TLC Bet was founded in the Phillippines and was established as an online sports betting site in 2010. In the early years the operation was aimed primarily at the Asian market.
There is a big cultural difference between Asia and Europe and a few of their boasts may appear to have been lost in translation. The website states that TLC Bet “pioneered a social media focused marketing strategy in Asia with innovative animated characters such as the Big Boss, creatures deriving from ancient mythology and modern symbols such as skyscraper imagery and new emojis.” While that approach may have its appeal in the Asian markets, whether European audiences and others around the globe are ready for cartoon characters leading their betting experience is a different matter. While all UK based countries maximise the use of social media, the traditional approach is to provide standard news, betting options and the occasional funny posting, not cartoon themed postings. It is possible they lost faith in their strategy with their last Twitter post coming in October 2017.
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TLC Bet is very limited in the bonus area of their operation.
As sign-up offer exists where a new customer can deposit funds and stake six qualifying bets. Once settled the customer can contact customer services to get a bonus token, which is received within 24 hours. The maximum available as a bonus is £30 to match the initial amount deposited.
The only other offer available as a sports promotion is football ACCA Protection where a bonus token can be redeemed if one selection of a fivefold accumulator (or bigger) lets the bet down. This is standard fayre on most betting sites these days.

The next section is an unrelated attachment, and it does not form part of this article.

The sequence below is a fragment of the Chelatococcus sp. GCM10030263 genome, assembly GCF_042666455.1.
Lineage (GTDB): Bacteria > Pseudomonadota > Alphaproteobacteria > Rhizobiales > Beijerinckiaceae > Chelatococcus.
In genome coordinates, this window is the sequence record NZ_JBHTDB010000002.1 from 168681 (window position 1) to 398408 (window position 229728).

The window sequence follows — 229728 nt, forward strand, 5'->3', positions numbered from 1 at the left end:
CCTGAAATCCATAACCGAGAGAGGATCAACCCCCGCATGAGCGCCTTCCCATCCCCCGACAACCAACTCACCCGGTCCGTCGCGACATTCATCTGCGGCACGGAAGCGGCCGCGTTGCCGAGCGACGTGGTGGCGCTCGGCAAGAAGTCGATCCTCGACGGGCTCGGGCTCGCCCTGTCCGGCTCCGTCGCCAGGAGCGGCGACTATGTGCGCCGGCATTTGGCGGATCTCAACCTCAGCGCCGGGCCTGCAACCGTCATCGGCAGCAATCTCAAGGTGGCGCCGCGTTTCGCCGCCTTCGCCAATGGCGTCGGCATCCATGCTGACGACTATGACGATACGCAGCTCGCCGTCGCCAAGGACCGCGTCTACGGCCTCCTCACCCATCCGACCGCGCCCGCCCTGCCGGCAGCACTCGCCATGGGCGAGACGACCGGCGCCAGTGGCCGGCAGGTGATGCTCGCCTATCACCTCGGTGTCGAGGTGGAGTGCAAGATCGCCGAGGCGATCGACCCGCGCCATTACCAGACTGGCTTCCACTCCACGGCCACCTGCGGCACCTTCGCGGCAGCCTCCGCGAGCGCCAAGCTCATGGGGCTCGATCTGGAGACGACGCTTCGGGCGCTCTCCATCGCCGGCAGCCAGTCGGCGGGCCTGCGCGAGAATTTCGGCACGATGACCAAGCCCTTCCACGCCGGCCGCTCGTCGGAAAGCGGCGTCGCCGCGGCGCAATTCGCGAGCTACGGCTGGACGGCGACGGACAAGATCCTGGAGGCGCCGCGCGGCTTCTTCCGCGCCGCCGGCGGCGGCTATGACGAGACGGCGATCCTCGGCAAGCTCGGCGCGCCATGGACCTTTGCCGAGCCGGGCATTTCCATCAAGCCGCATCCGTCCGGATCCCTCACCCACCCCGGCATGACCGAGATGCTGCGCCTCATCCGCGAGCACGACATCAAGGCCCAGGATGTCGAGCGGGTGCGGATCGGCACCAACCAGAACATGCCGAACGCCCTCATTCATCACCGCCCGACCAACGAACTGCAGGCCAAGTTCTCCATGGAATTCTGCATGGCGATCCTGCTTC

The lack of any other incentives in the sports area of the site is a disappointment and lets its down in comparison to the industry’s major players.
TLC has always been primarily associated with its online casino operation, but have built up the sportsbook area of their website significantly in recent years. Customers are presented with the simple choice on the landing page – sports or casino?
The site itself is nothing extraordinary, but functional and the colour scheme of black, red and white doesn’t offend the retinas.
Unlike other leading sites, there has been no effort to have a carousel featuring key news and offers and there are no visual bells and whistles at all in terms of photographs or eye-catching imagery. You are straight into the markets and encouraged to bet.
Consequently the sports page is limited, not particularly appealing, but it does what it sets out to do – provide core markets on the sport.
TLC Bet Mobile App
The site is mobile friendly, but there is currently not a bespoke application for use on mobiles.
The casino area of TLC Bet is their prime focus and, although the sportsbook area of the website has improved significantly over the last few years there are many better sports betting websites available with superior bonus incentives and a larger array of markets.
Reasonable prices and markets, less so bonuses and offers
Customers can deposit a minimum of £20 instantly by Visa and MasterCard along with the Skrill & Neteller e-wallets. Withdrawals are available by the same mechanisms and usually received in 2-3 days. A full transaction history can be located in the customer’s account.
A comprehensive customer service section can be found on the website offering the customer the option of contacting the company by email, telephone or via a live chat service. The phone and live chat option are available 24/7, although customer feedback would suggest the service is slower ‘out of hours’.
There is also comprehensive information on site about how a customer can register a complaint.
Initially they were licensed in the Cagayan Economic Zone, but once established made efforts to break into Europe and other target areas.
Now operating globally, although some nations like Ireland and an extensive list of other countries are unable to access their services, the website provides casino and sportsbook gambling.